Stan Lee, Presented (Part 3)

In Part 2 of this discussion of editor / writer Stan Lee’s contribution to the creative process in the era of Silver-Age Marvel Comics, I argued that Lee had done far more than just dialogue whatever his artists brought to him. Regardless as to whether some of the artists liked Lee’s input or not — and indeed, there’s evidence that Steve Ditko and Jack Kirby did not generally like said input — there should be little doubt that the input existed.

To some extent this ever-raging fan-controversy has come to more of a head due to the recent suit between Marvel Comics and the Kirby Estate. Stan Lee testified, in essence, that because he had conceived the original ideas for all (or nearly all) Marvel characters, he was their primary creator. Since he was a salaried employee, that meant that Marvel owned the characters.

One response to this legal argument came from Marguerite Van Cook at The Hooded Utilitarian:

Another aspect of this debate, which has become so reductive in its claims of creative primacy, suggests that the idea is the only criteria for original creation. Even if hypothetically Lee originated characters, I would argue that where there is no previous model then the artist creates the image and reifies a concept. If there is no model to work from, then one must create the original figure, which henceforth will become that model.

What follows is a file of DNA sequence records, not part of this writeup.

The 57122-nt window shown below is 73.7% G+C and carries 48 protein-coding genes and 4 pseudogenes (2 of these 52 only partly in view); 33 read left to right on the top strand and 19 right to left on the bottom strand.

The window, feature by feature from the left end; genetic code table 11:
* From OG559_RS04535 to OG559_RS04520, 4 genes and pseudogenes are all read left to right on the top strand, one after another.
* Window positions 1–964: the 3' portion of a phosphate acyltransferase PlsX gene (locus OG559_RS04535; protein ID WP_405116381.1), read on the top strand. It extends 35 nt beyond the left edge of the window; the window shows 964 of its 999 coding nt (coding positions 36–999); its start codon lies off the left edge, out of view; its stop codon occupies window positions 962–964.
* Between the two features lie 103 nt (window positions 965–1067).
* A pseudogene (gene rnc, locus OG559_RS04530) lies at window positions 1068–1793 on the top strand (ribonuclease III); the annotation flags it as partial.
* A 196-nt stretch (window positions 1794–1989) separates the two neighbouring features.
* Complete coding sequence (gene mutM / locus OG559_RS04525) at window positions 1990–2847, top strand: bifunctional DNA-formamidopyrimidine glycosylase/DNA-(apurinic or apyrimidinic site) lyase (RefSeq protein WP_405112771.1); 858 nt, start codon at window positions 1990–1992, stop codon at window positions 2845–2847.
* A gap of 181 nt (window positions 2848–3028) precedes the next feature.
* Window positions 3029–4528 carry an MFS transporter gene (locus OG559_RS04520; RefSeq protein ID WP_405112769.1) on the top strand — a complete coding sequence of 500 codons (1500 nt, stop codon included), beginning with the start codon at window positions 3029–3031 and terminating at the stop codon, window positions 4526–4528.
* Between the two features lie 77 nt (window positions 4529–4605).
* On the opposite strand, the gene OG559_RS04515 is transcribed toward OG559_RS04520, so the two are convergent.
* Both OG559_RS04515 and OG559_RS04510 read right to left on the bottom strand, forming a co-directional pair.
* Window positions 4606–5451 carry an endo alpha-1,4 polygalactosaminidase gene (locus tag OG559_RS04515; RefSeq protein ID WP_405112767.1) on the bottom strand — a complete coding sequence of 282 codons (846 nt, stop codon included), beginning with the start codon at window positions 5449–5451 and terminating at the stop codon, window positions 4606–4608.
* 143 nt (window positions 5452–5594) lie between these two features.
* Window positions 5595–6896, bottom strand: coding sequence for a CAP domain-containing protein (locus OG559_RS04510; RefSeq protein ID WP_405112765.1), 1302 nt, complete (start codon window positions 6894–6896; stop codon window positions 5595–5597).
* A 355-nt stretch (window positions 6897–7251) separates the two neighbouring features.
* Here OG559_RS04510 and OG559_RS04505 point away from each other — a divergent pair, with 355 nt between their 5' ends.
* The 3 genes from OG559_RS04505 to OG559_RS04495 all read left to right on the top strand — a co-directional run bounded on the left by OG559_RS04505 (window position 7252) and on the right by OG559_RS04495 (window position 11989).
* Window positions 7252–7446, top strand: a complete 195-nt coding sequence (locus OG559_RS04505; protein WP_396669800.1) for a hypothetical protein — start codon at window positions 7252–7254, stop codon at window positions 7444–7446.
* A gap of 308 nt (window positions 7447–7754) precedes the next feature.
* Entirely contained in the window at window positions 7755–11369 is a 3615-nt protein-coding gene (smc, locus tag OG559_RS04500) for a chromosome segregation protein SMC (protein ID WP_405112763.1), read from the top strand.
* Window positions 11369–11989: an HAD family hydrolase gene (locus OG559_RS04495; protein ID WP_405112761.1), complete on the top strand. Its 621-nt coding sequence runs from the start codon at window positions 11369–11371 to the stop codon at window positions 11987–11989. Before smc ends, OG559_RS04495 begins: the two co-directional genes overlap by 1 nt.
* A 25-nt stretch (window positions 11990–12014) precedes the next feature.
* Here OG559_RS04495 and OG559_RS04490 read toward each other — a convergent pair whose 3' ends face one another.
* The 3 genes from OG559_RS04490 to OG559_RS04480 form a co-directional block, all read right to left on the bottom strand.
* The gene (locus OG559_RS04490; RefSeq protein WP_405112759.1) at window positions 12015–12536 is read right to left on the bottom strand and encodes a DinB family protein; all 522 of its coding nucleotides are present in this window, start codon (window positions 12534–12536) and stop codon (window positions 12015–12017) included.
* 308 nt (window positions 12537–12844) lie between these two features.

I agree with this basic statement, but would add that fans have seen any number of claims of creative primacy from the late Jack Kirby as well. Here’s an example of Kirby’s recollection as to how he created the Hulk:

The Hulk I created when I saw a woman lift a car. Her baby was caughtunder the running board of this car. The little child was playing in the gutter and he was crawling from the gutter onto the sidewalk under the running board of this car — he was playing in the gutter. His mother was horrified. She looked from the rear window of the car, and this woman in desperation lifted the rear end of the car. It suddenly came to me that in desperation we can all do that — we can knock down walls, we can go berserk, which we do. You know what happens when we’re in a rage — you can tear a house down. I created a character who did all that and called him the Hulk. I inserted him in a lot of the stories I was doing. Whatever the Hulk was at the beginning I got from that incident.